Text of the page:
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Madinah Governor Prince Abdul Aziz ibn Majed told Asharq Al-Awsat, the sister publication of Arab News, that he rejected the idea of destroying the site.
A committee was formed recently to discuss the matter after years of complaints over visitors that come to the cave to worship.
Some scholars have suggested simply fencing off the two-meter-wide entrance to the cave located about a kilometer from the ridge where archers were positioned during battles between followers of Islam and pagans. During the Battle of Uhud, the Prophet, who was wounded in the skirmish, took rest in this cave.
Pilgrims have been coming to this cave in increasing numbers, seeking blessings and taking photos.
Talal Al-Raddadi, a local resident, said that the question of what to do about the unsanctioned visits was raised more than six years ago.
“They ask for blessings from that place and commit acts that are not related to Islam. Many people asked to destroy the site. I say to those that want to destroy it that destroying the site is not an option. We should raise awareness and tell visitors that this is not a true place of worship. We should place awareness boards. I wish that they would not create problems by destroying the mountain. I think destroying it will do more harm than leaving it alone,” said Al-Raddadi.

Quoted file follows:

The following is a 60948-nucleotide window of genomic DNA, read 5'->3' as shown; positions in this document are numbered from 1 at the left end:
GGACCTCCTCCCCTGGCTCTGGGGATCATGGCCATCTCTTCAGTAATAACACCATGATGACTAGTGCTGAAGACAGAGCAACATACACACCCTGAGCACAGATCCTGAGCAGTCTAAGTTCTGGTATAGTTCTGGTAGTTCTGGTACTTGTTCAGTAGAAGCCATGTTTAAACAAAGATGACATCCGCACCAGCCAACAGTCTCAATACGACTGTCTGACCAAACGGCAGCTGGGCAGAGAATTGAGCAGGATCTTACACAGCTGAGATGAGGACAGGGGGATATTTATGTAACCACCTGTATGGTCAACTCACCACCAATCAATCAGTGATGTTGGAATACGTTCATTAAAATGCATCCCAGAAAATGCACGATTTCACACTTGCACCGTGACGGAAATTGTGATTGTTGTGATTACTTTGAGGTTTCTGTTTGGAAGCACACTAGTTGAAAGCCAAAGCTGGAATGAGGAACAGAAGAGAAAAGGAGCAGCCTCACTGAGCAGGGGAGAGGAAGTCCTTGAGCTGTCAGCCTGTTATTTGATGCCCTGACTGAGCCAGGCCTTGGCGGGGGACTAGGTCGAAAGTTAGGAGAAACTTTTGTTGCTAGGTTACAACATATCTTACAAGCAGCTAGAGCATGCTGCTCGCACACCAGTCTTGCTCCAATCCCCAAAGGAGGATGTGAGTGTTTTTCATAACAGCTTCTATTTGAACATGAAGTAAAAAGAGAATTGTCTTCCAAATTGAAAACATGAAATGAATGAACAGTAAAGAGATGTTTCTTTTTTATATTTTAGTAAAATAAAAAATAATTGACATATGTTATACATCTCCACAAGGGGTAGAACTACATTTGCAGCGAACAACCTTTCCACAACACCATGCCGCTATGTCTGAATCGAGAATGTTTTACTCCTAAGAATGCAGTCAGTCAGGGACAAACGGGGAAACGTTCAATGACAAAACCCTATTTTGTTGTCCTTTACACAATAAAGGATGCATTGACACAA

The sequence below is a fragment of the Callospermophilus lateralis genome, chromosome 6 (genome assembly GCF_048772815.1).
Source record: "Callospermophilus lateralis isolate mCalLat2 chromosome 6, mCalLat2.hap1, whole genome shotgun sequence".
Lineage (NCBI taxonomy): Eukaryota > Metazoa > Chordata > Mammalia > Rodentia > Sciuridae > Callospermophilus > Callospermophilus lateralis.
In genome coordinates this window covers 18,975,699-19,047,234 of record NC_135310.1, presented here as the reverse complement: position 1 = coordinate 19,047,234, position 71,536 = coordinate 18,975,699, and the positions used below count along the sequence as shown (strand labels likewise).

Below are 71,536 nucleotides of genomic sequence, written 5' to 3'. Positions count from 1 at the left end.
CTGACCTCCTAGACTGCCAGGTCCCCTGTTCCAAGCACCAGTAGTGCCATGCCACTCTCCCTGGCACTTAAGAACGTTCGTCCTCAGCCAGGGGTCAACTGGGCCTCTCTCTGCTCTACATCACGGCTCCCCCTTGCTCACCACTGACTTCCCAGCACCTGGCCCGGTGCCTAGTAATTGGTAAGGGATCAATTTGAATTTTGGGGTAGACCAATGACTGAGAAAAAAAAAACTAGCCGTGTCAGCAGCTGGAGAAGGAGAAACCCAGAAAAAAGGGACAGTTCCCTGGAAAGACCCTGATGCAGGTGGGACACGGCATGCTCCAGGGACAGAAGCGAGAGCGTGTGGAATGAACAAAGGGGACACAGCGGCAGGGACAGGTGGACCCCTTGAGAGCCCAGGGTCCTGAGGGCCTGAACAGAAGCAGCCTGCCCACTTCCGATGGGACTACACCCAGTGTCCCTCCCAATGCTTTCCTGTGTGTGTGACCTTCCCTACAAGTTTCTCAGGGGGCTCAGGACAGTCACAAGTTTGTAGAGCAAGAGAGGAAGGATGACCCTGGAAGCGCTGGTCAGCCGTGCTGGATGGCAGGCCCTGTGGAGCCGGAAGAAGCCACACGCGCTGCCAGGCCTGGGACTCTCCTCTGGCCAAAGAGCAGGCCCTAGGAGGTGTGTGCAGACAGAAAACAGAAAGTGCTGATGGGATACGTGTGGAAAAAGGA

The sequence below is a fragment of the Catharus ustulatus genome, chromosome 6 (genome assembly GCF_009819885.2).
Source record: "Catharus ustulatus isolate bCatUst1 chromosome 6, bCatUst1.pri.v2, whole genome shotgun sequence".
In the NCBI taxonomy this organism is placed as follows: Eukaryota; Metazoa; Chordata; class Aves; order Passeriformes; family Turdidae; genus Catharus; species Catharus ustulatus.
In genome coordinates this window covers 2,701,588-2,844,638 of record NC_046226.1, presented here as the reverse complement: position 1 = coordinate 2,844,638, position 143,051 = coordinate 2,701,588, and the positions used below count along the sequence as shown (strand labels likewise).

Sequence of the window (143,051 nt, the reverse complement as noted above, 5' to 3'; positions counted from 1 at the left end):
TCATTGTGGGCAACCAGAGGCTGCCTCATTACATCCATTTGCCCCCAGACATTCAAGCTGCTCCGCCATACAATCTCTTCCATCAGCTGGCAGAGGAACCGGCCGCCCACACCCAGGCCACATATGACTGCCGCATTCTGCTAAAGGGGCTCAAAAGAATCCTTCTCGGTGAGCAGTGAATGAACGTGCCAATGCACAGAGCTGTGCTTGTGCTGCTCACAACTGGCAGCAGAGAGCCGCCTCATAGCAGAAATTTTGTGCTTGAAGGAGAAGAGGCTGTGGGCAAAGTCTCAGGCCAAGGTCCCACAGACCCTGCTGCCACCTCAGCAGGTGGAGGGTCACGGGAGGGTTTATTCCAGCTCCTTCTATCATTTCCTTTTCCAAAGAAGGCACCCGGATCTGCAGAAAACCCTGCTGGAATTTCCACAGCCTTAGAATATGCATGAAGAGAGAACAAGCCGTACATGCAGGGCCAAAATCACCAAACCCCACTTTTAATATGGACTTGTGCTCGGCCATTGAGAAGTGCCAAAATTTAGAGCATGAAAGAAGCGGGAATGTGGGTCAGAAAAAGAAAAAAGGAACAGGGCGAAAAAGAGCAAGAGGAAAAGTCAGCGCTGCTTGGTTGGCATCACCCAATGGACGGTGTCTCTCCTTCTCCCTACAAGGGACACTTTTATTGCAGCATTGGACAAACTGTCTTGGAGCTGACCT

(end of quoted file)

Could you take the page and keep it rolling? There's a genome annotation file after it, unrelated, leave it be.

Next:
“Turkish pilgrims do not miss visiting the site when visiting Madinah. It is the site where the Prophet lost one of his front teeth,” said Muhammad Yelmaz from Turkey. He said that they come to visit the cave and ask for forgiveness. They kiss the rocks believing that the Prophet sat on them when he was inside the cave.
Anwar Bakri, professor at Tayba University in Madinah, warns against extremist movements that want to destroy all monuments in Madinah. He said that destroying the cave would only increase anger and not solve the problem and will damage the image of Islam.
“Mistakes will happen whether intentionally or unintentionally,” said Asem Hamdan, another professor. “Destroying the site is neither a logical nor a final solution. When Muslims entered other countries and found non-Islamic monuments, they did not destroy them. We can read history to prove that. I call on the tourism authority to step in and protect the site.”
Al-Jarbu, a teacher at Madinah Islamic University, believes that destroying the site is the only solution. He said that there is no point in placing fences around the site because people will still go over the fence to the cave.
“The only solution in my mind is to destroy it because there are some locals who are benefiting from it,” Jarbu said. “Destroying it will solve the problem for good.”
The governor of Madinah said that the cave would be fenced and not destroyed. He said that the main idea is to stop the non-Islamic behavior by protecting the site.